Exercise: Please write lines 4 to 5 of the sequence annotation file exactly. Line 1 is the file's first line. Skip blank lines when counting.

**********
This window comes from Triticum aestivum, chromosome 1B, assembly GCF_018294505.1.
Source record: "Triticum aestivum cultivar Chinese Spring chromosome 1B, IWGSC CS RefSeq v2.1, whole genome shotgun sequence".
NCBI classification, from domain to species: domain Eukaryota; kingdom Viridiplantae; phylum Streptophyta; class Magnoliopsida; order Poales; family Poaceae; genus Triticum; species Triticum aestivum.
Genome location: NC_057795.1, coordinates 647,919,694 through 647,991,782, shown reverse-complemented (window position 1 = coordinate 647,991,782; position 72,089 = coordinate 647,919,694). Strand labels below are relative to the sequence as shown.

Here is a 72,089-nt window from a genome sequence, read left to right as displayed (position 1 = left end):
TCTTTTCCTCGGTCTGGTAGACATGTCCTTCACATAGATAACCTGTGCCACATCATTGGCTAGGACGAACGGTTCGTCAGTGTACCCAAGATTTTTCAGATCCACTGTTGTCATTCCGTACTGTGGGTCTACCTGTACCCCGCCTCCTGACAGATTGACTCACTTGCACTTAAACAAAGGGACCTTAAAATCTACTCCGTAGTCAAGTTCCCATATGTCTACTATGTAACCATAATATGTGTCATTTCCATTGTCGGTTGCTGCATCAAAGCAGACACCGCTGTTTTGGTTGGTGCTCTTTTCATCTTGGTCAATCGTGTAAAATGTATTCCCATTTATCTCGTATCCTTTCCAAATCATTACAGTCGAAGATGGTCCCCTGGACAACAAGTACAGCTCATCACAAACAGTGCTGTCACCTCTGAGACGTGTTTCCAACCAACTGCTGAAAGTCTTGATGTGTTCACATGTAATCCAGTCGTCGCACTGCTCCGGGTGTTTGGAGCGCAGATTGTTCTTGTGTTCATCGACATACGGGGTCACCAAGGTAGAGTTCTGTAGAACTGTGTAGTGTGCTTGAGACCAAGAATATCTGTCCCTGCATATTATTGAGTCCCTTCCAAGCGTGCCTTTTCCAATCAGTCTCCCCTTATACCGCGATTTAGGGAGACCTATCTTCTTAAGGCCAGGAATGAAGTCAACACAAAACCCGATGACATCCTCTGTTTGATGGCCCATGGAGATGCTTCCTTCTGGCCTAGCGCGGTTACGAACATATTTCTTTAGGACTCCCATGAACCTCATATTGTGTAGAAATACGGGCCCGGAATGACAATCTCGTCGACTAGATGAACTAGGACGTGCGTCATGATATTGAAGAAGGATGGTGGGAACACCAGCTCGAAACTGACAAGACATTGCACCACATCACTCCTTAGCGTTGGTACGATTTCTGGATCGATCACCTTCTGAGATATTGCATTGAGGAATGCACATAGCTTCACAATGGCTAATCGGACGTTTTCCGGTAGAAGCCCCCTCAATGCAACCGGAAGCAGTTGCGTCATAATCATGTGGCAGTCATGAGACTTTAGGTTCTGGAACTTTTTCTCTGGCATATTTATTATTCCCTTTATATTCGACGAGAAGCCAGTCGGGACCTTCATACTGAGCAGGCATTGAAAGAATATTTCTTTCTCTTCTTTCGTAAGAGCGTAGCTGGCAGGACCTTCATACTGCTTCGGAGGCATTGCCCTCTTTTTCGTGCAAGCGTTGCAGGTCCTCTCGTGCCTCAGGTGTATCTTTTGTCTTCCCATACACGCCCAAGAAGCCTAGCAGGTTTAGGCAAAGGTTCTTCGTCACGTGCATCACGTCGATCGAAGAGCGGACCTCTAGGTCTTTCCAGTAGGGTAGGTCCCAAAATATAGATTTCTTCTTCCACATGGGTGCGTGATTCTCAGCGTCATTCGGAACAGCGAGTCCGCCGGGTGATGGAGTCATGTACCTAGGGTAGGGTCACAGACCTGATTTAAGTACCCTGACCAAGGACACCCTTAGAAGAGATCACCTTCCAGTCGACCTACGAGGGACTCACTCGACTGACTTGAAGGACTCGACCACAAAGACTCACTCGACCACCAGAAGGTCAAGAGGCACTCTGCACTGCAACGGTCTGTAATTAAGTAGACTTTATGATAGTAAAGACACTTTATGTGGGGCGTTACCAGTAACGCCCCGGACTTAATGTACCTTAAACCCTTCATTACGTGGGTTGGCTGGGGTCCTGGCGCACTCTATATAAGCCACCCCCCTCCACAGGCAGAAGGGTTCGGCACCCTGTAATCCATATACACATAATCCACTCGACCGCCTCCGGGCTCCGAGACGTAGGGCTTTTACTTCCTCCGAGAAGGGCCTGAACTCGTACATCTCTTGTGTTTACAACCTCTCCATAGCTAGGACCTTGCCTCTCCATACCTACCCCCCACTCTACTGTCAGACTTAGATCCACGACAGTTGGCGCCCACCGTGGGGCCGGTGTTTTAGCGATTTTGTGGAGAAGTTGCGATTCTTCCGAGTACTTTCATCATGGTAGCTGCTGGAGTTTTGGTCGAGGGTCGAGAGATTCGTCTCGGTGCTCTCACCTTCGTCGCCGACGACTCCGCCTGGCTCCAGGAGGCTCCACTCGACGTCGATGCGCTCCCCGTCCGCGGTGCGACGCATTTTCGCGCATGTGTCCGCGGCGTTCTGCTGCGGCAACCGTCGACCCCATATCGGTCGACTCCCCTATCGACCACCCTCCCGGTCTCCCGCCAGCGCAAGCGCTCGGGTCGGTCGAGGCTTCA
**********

Genome location: NC_057795.1, coordinates 647,919,694 through 647,991,782, shown reverse-complemented (window position 1 = coordinate 647,991,782; position 72,089 = coordinate 647,919,694). Strand labels below are relative to the sequence as shown.

Here is a 72,089-nt window from a genome sequence, read left to right as displayed (position 1 = left end):